Really Mark?

    More significant than J-Bay? Teachupoo? Cloudbreak, Uluwatu, the list goes on? Just goes to show how nationalistic the Aussie mind can get. That is a flat out stupid point of view. They’re all good when they’re good, and they are all less than good when they are less than good. Eh? Regardless. Kelly is the man, and he’s in a league of his own. Other professional athletes do not face life and death challenges like the WCT does, and of that elite, Kelly stands alone. He’s not necessarily my all time favorite surfer, but he is the King, and I respect him without reserve. And the more I see, the more I like.

  • Gra Murdoch

    It might have been a grom hallucination but I saw MR walking around the car park picking up rubbish after winning Bells once.

  • Dirt

    @Mik. It seems your Kelly loving knows no bounds. It’s one thing to respect Kelly as a surfer, but to idolize his character is pathetic. You are a Twat!

  • Scott

    I have been to Richards Surf in Newcastle twice and both times MR was at the register to ring me up. He gave me tips on where to surf in what swells and took a photo with me at the shop. I wanted to buy a DVD but he reminded me it would not work in the states. He is a surfing legend and a real life nice guy and my favorite surfer of all time because of that. Thanks for giving him his due.

  • Sam Claydon

    I still regret the fact I bottled the chance to tell MR how much I admired him when I bought a leash from his Newcastle shop. How often do you get served by a multiple world champion? A really down to earth bloke and a legend to boot! Nice one Mr. Gilley.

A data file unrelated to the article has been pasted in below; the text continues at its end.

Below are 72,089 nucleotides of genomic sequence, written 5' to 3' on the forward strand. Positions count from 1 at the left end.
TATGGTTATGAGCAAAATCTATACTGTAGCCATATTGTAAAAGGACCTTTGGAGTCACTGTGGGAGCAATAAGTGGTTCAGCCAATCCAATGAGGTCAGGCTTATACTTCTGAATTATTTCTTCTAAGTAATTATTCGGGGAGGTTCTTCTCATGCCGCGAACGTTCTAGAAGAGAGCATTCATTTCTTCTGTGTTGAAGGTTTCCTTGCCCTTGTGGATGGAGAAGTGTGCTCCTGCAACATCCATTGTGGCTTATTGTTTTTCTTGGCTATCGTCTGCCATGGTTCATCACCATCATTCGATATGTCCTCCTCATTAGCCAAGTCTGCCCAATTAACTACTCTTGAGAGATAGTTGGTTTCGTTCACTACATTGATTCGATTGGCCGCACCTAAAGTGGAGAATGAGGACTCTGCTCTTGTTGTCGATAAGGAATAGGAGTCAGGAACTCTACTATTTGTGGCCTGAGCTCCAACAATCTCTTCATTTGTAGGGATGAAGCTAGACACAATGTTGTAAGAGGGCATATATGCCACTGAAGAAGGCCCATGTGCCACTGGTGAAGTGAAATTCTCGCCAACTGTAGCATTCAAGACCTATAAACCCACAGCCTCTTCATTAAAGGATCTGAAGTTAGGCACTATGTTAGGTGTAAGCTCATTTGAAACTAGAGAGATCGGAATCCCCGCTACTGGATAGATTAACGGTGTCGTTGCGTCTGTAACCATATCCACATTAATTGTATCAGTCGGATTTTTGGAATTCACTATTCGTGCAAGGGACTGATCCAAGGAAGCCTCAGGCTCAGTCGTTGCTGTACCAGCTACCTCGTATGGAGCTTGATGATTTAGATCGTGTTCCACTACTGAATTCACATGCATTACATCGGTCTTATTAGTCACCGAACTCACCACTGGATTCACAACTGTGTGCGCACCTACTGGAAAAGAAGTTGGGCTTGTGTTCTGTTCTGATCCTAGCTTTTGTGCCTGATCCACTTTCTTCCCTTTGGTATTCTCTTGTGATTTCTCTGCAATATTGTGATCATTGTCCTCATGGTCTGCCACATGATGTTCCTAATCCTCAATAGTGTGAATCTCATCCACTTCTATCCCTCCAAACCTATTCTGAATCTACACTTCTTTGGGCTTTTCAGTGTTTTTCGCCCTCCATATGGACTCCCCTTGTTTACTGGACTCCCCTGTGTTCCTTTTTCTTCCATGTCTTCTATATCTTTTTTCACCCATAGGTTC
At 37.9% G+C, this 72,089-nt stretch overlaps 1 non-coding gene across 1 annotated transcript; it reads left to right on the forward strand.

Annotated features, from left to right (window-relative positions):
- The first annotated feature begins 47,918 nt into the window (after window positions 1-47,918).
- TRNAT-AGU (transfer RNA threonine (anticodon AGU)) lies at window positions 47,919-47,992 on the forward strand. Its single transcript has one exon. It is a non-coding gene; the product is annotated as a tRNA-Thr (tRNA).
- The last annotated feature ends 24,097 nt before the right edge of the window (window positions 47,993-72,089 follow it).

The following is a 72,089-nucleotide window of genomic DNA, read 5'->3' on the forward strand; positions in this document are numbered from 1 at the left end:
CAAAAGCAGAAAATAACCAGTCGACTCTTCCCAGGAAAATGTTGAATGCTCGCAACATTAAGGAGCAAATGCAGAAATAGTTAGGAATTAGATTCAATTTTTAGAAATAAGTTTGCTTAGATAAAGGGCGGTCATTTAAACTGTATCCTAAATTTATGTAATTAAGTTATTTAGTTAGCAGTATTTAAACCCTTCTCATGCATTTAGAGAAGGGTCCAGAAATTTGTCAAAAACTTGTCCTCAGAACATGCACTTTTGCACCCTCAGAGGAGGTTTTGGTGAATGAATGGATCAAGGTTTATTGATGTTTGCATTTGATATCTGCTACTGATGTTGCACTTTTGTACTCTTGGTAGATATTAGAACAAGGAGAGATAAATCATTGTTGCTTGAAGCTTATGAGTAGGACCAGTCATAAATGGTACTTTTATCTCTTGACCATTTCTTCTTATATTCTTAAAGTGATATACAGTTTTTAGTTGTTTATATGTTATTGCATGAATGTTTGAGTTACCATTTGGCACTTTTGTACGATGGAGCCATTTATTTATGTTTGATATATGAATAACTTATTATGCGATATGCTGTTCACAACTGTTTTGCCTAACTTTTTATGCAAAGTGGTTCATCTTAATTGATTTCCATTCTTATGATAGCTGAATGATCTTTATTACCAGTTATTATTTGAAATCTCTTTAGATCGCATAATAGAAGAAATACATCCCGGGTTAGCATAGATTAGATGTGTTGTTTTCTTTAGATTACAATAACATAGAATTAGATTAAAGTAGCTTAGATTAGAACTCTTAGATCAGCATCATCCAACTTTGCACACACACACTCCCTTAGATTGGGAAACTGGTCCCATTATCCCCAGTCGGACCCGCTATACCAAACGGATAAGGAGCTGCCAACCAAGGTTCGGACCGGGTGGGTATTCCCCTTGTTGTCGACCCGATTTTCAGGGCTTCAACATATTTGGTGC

• Byron

    He may not be a world champion , but Taj Burrow displayed equal amazing grace last year in a crowded Bali line up, he paddled out, greeted people ( as he could clearly see everybody staring at him ) and watched the guys and line up for about 30minutes before eventually taking a wave and showing all us how to shred a wave.
    Absolutely amzing to see a pro shred a wave right in front of you.

  • Greg Pero

    Excellent article …. I remember one winter at Sunset Beach – think it was ’79 or ’80. Sunset was enormous – almost closing out – which it eventually did. At that size it is hard to determine one surfer from the next from the point or parking lot. It looked like most guys in the lineup were just trying to survive and then on one of the biggest waves to come through – i saw someone dropping in on the peak – and then lost him for a second or two behind the huge whitewater from the previous wave – then i see him flying back up the face and execute a perfect full roundhouse turn off the top like it was an average sized wave – there was no doubt who it was at that point – MRs style and grace on a surfboard is easily identified and rarely duplicated.

  • chris

    quote from mick fanning, directed at a little known surf journalist, “you jew, you jew, you fucking jew.”

    you’re right; super nice, humble guy.

    nice one liner at the end, too. possibly the worst attempt at a pun ever?

    here is some writing advice: read a book. it could be any book ever published. if you pay attention to the syntax of the words you might learn how to formulate a paragraph or how to write a story better than a 5th grader.